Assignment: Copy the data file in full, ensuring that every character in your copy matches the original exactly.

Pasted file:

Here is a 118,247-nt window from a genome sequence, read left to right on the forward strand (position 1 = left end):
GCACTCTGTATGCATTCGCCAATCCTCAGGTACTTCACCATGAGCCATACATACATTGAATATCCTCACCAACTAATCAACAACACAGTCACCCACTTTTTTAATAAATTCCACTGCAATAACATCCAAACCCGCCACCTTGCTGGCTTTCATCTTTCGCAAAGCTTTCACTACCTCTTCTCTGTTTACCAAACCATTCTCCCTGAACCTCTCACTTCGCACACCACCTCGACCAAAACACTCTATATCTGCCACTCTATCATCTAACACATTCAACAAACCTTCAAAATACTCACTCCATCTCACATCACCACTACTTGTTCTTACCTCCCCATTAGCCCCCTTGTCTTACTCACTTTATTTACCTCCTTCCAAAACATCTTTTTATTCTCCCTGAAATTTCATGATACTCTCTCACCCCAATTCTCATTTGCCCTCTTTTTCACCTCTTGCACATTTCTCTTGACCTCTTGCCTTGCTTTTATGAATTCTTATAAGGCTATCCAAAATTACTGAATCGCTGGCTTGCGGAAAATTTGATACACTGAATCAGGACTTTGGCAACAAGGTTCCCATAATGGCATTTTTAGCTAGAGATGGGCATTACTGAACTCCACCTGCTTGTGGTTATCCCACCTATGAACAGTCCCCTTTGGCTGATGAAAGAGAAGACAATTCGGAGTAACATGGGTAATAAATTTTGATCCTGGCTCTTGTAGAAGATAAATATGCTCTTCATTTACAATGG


Here is a 118,247-nt window from a genome sequence, read left to right on the forward strand (position 1 = left end):
GCACTCTGTATGCATTCGCCAATCCTCAGGTACTTCACCATGAGCCATACATACATTGAATATCCTCACCAACTAATCAACAACACAGTCACCCACTTTTTTAATAAATTCCACTGCAATAACATCCAAACCCGCCACCTTGCTGGCTTTCATCTTTCGCAAAGCTTTCACTACCTCTTCTCTGTTTACCAAACCATTCTCCCTGAACCTCTCACTTCGCACACCACCTCGACCAAAACACTCTATATCTGCCACTCTATCATCTAACACATTCAACAAACCTTCAAAATACTCACTCCATCTCACATCACCACTACTTGTTCTTACCTCCCCATTAGCCCCCTTGTCTTACTCACTTTATTTACCTCCTTCCAAAACATCTTTTTATTCTCCCTGAAATTTCATGATACTCTCTCACCCCAATTCTCATTTGCCCTCTTTTTCACCTCTTGCACATTTCTCTTGACCTCTTGCCTTGCTTTTATGAATTCTTATAAGGCTATCCAAAATTACTGAATCGCTGGCTTGCGGAAAATTTGATACACTGAATCAGGACTTTGGCAACAAGGTTCCCATAATGGCATTTTTAGCTAGAGATGGGCATTACTGAACTCCACCTGCTTGTGGTTATCCCACCTATGAACAGTCCCCTTTGGCTGATGAAAGAGAAGACAATTCGGAGTAACATGGGTAATAAATTTTGATCCTGGCTCTTGTAGAAGATAAATATGCTCTTCATTTACAATGG